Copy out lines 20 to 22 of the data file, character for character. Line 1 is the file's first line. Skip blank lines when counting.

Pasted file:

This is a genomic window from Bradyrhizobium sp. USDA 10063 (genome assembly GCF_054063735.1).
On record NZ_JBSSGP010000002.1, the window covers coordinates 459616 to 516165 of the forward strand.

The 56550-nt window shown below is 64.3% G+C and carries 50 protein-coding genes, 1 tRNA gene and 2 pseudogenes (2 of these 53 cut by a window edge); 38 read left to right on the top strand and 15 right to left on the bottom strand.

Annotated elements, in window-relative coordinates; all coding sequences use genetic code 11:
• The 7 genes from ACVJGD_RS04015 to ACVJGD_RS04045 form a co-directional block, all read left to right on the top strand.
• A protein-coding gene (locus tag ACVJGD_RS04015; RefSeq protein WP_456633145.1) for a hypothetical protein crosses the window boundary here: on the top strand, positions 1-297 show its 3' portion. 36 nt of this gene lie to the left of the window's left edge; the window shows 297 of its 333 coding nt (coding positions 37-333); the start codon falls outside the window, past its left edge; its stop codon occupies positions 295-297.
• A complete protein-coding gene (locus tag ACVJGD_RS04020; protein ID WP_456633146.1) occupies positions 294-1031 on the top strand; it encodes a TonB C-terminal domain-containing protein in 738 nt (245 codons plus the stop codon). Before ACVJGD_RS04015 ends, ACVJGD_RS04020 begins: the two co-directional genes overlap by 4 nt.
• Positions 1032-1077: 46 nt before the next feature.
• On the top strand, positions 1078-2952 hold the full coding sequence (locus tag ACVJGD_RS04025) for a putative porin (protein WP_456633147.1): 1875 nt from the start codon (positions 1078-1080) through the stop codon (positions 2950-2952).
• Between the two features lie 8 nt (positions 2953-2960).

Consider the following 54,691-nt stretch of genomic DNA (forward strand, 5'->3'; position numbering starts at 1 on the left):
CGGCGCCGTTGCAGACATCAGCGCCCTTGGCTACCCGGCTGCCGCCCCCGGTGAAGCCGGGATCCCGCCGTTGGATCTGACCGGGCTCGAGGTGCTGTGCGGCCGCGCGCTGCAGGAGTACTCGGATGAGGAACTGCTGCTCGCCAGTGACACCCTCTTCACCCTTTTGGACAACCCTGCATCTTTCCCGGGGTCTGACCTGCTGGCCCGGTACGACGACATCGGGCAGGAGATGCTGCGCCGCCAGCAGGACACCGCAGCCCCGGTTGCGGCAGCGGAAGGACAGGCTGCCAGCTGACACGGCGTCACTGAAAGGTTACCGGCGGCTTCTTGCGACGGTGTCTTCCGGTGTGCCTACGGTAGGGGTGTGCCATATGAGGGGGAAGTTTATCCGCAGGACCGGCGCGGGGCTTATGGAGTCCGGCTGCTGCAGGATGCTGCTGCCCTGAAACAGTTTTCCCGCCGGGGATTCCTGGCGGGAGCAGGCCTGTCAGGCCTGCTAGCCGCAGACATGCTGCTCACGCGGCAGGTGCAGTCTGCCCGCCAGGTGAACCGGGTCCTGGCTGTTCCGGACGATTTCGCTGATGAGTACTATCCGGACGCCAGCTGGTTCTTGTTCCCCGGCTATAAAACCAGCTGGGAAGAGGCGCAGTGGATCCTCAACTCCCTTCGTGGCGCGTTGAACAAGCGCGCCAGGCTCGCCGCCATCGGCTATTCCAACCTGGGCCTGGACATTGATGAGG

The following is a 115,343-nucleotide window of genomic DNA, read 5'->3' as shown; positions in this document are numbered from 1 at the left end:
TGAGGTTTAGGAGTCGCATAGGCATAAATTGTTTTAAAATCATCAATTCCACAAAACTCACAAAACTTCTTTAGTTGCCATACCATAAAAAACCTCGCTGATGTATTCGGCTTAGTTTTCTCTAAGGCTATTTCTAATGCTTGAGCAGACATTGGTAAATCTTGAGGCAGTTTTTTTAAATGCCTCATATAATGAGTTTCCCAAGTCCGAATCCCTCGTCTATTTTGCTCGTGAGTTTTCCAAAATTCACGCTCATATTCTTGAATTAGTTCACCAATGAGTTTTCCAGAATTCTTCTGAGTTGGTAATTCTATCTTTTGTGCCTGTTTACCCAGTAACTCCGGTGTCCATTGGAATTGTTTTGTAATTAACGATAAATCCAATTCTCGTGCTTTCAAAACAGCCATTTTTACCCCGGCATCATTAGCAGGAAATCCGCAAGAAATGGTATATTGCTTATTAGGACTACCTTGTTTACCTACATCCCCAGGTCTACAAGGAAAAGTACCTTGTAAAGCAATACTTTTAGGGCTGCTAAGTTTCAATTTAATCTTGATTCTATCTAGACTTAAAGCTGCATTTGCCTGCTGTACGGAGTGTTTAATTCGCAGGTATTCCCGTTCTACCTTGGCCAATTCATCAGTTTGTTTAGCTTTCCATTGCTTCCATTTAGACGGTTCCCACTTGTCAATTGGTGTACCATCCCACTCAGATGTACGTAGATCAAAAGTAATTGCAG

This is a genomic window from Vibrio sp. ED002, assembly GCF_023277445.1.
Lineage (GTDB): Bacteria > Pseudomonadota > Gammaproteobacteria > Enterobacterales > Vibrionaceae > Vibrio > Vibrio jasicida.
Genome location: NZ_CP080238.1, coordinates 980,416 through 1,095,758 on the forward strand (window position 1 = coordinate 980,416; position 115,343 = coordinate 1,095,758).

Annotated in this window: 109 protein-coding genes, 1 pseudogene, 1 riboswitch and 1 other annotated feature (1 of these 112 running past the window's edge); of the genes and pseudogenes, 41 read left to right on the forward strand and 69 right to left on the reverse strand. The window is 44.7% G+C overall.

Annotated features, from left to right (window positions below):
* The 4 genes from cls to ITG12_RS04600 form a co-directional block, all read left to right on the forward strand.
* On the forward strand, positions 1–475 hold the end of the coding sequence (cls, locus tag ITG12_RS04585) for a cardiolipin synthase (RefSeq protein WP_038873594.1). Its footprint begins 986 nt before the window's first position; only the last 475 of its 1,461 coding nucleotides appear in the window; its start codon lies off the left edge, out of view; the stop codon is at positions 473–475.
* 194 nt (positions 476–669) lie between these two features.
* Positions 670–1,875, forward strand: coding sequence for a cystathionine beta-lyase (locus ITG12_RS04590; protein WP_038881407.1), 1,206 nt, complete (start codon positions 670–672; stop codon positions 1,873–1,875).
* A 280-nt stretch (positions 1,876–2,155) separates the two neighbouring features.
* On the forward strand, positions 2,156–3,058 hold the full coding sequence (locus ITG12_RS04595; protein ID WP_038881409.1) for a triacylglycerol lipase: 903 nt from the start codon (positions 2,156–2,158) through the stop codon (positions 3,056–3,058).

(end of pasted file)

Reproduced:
* The 4 genes from cls to ITG12_RS04600 form a co-directional block, all read left to right on the forward strand.
* On the forward strand, positions 1–475 hold the end of the coding sequence (cls, locus tag ITG12_RS04585) for a cardiolipin synthase (RefSeq protein WP_038873594.1). Its footprint begins 986 nt before the window's first position; only the last 475 of its 1,461 coding nucleotides appear in the window; its start codon lies off the left edge, out of view; the stop codon is at positions 473–475.
* 194 nt (positions 476–669) lie between these two features.